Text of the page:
Most consultants come to Nomadés by way of first being a customer. After their involvement with the product and company, they traditionally inquire about the process to be a consultant. All different personalities and backgrounds can succeed in this field, especially when they have an authentic belief in their product. Plus, consultants sharing their experiences often motivates new consultants to come on board.

Below, Christy shares her tips for using the trending tools of direct sales to expand a customer base and strengthen relationships.

Building Your Team Tips
Give people the opportunity to say yes or no. Whether it is buying or joining your team, they will not know the options/opportunity unless you tell them. You have to ask.

I invest in my team. I learned early on that words of affirmation, recognition, and to some extent incentives go a long way to encouraging your team. I make an effort to recognize even the smallest accomplishments of my team members. Everyone likes a shout-out!

You can’t drag people into success—they have to want it. Stop spending energy on people who don’t want it. Always be sweet and charming, but you can’t do it for them.

Online Party Tips
Determine why your hostess wants to do the “party” online. I think there is a misnomer that online events are easier than in home. The truth is an online event must have the full attention of your hostess, and she needs to be fully engaged for it to be a success. If she wants an online event in lieu of having people in her home for two hours because she thinks it will be easier, let her know that’s not really the case.

Your hostess should invite 30-40 people to an online event and no more. She needs to personally invite them and not mass invite them (Facebook messaging the masses is not the route to go). She cannot mass invite 350 of her closest friends and think they are going to see that in their Facebook notifications. It is a waste of her time and your time. The jewelry I sell is a very personal piece of jewelry and requires a sincere and personal request to guests. So, here is the tip: YOU are going to have to explain that to her, however painful it may be.

Facebook Live and videos garner tons more interest/results than pictures and posts. If you want guests to get excited about a product, then they need to hear that excitement and enthusiasm in your voice. I don’t care how many CAPITAL LETTERS and exclamation points you put in a post; it’s not the same as someone seeing you and hearing your excitement.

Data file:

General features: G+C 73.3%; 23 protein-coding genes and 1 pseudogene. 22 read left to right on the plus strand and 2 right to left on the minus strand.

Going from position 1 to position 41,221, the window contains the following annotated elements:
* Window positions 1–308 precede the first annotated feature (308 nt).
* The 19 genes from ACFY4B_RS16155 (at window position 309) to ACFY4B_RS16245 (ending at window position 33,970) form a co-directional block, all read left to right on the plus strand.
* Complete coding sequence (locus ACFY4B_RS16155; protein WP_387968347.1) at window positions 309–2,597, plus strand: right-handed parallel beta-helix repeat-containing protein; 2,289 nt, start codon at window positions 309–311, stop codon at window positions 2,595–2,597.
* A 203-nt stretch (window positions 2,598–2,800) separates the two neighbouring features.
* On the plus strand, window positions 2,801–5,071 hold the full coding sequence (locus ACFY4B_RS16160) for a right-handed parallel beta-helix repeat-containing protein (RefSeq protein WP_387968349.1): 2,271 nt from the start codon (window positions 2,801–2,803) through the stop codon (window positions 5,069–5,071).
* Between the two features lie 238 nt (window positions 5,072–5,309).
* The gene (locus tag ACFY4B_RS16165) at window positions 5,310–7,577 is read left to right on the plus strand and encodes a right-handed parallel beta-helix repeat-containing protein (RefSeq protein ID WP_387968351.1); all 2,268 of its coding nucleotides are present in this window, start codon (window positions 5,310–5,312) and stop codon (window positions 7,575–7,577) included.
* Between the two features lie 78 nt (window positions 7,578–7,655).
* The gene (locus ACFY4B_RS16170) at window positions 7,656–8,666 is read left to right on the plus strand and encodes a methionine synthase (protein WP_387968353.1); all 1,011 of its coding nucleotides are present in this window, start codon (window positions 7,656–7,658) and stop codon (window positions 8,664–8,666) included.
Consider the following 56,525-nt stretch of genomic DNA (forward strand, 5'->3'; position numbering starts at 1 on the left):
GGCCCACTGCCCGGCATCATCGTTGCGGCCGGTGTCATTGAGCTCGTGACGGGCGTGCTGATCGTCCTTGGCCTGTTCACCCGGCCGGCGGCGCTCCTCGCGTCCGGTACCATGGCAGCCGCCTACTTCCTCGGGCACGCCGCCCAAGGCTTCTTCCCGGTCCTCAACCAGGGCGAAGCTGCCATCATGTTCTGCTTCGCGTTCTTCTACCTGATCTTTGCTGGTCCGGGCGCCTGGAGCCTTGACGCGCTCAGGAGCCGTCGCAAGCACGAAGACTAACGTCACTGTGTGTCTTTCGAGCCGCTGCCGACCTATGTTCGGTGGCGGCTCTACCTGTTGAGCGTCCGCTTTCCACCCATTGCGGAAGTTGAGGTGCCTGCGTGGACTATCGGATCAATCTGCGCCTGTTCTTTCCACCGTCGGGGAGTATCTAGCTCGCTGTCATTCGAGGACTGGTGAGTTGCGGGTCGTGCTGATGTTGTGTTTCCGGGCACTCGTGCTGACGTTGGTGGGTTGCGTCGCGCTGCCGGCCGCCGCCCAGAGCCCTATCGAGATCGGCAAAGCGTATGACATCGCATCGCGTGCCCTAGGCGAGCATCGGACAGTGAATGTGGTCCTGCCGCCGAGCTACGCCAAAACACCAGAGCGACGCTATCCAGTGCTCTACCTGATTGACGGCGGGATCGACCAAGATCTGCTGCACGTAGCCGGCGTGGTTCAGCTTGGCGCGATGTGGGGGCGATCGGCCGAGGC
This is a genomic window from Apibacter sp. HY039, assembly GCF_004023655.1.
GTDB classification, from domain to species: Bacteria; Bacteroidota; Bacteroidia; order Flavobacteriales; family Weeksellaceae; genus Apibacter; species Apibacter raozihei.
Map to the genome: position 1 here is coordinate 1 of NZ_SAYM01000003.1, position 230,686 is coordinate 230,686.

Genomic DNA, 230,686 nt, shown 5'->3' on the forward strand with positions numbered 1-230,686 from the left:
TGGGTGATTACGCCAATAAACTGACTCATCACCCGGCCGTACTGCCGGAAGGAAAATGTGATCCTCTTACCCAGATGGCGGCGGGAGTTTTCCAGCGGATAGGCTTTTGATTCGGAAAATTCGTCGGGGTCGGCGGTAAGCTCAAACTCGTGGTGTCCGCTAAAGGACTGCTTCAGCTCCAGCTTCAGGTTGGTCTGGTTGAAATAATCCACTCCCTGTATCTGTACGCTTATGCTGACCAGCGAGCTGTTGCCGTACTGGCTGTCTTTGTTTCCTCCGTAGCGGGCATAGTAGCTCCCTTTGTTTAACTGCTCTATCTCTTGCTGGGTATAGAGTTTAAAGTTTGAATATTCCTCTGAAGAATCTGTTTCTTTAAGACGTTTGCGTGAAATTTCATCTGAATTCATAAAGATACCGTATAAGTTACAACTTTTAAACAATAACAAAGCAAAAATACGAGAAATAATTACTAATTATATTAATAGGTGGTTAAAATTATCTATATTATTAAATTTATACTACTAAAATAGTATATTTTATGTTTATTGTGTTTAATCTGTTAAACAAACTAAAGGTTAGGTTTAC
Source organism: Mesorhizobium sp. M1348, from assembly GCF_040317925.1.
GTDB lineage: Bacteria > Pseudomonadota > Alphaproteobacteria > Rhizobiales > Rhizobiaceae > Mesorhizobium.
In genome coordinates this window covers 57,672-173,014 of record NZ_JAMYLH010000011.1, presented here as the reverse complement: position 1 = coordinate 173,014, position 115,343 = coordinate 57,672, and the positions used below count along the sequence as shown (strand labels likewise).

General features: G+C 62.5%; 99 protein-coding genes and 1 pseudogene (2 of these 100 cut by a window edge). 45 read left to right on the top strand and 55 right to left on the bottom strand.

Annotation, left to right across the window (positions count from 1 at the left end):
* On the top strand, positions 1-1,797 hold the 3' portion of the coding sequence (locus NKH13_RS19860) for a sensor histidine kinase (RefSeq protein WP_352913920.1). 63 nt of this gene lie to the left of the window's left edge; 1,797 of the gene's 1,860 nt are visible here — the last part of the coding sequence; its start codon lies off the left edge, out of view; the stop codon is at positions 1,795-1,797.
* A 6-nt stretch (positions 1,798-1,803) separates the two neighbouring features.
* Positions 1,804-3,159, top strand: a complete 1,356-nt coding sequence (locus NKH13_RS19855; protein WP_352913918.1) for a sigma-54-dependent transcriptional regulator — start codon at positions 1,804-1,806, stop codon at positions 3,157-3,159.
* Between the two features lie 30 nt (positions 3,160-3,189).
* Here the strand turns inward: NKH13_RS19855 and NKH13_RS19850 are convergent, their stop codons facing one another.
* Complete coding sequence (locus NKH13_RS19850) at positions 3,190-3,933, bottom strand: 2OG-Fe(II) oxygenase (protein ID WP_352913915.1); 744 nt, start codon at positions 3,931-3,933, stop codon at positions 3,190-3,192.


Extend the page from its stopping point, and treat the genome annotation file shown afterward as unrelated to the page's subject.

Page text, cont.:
Utilizing Social Media Tips
Pick your favorite social media platforms and what you are most comfortable with and use those. You do not have to be on Snapchat, Tumbler, Twitter, Instagram, Facebook, and Pinterest. Pick a couple that you like and work really diligently on those.

After picking the platform best suited for you and your business, you have to use it daily. If it is March and you still have a Christmas-themed cover photo on your Facebook brand page, people assume you are closed for business. For example, if it’s Easter, take those Christmas lights down and make an attempt to look like you want to work your business.

Every post to your social media platform does not and should not be about your business. Get personal. You are not selling from your brand page; you are building a relationship with an audience. Have fun! Post “other” stuff on your pages—you want people to like you, follow you, and get to know you!

Making it YOUR Company
While your product company (e.g., Nomadés, Scentsy, Pampered Chef) is likely to give you resources to help with your business, they cannot do it for you. You have to want to do this. Know the why, the reason you are doing it.

You have to work YOUR business every day. (Sure, you can take a vacation.) But seriously, if you are truly working this as a business and not a hobby, then it will take dedicated, intentional work every day. Treat it like a business.

Be proud of what you do. Take ownership and when people ask what you do for a living or a job, speak with confidence about what you do.

I firmly believe you have to have a passion for what you do. I love this product. I feel profoundly sorry for anyone who doesn’t have it and I have any overwhelming drive to share it with others. If you don’t feel that way about your product and business, then you are going to have a hard time convincing anyone else.

Website: www.nomadescollection.com
Facebook: www.facebook.com/nomadescollection

2017-10-04T14:46:36+00:00October 4th, 2017|